Ignoring Billions of Dollars
A key reason that the Census undercounts the financial resources of the "poor" is that, remarkably, it ignores nearly all welfare spending when calculating the "incomes" of persons in poverty. Thus, as far as the Bureau is concerned, billions of dollars in in-kind benefits to poor Americans have no effect on their incomes. Out of $184 billion in welfare spending, the Census counts only $27 billion as income for poor persons. The bulk of the welfare system, including entire programs that provide non-cash aid to the poor, like food stamps, public housing, and Medicaid, is completely ignored in the Census Bureau's calculations of the living standards of the "poor." The missing welfare spending that is excluded from the Census Bureau poverty reports comes to $158 billion, or over $11,120 for every "poor" U.S. household.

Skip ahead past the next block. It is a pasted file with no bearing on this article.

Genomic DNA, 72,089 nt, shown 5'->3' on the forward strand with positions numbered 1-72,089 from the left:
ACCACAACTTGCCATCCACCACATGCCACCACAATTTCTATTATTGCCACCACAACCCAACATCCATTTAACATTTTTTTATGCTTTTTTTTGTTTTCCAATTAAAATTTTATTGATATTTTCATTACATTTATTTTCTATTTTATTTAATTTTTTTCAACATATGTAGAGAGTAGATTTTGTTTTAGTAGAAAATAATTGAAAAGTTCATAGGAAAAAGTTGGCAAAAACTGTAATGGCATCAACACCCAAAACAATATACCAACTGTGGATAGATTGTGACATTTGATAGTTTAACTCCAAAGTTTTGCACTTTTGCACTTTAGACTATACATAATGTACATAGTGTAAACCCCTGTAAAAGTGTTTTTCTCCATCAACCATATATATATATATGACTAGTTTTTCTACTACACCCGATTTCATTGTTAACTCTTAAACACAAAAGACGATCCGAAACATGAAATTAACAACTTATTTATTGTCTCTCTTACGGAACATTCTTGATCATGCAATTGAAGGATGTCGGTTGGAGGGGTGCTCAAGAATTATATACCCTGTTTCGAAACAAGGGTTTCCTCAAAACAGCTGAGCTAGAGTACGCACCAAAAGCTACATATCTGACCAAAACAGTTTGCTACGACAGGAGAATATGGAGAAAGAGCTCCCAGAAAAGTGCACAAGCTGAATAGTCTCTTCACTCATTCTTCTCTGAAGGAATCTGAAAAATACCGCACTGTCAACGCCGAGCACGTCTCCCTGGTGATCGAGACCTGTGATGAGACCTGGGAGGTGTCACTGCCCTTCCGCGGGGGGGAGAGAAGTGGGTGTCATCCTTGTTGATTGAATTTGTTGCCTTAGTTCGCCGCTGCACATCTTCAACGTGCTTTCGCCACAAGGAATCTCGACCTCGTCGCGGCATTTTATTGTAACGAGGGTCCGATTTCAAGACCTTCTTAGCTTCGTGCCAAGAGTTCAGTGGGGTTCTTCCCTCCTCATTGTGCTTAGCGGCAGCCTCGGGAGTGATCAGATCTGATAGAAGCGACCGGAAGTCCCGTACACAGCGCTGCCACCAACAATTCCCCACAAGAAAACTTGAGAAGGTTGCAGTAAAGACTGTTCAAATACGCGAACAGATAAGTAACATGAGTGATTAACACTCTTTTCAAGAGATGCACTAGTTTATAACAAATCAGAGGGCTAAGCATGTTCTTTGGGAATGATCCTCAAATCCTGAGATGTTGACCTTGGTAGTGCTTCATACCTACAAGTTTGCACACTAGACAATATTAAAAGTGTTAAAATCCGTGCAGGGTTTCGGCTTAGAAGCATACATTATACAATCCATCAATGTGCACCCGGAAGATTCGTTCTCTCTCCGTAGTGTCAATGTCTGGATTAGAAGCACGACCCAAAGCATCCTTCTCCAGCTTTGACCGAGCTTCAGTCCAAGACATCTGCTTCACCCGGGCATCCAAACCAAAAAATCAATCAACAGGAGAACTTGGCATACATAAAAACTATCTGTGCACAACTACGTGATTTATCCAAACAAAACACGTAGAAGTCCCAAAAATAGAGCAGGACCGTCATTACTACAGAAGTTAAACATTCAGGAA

The Census Bureau's poverty reports should be replaced by a new survey that counts income and assets accurately. With accurate counting, the number of poor persons would be shown to be only a small fraction of the Census Bureau's current estimate of 31.8 million.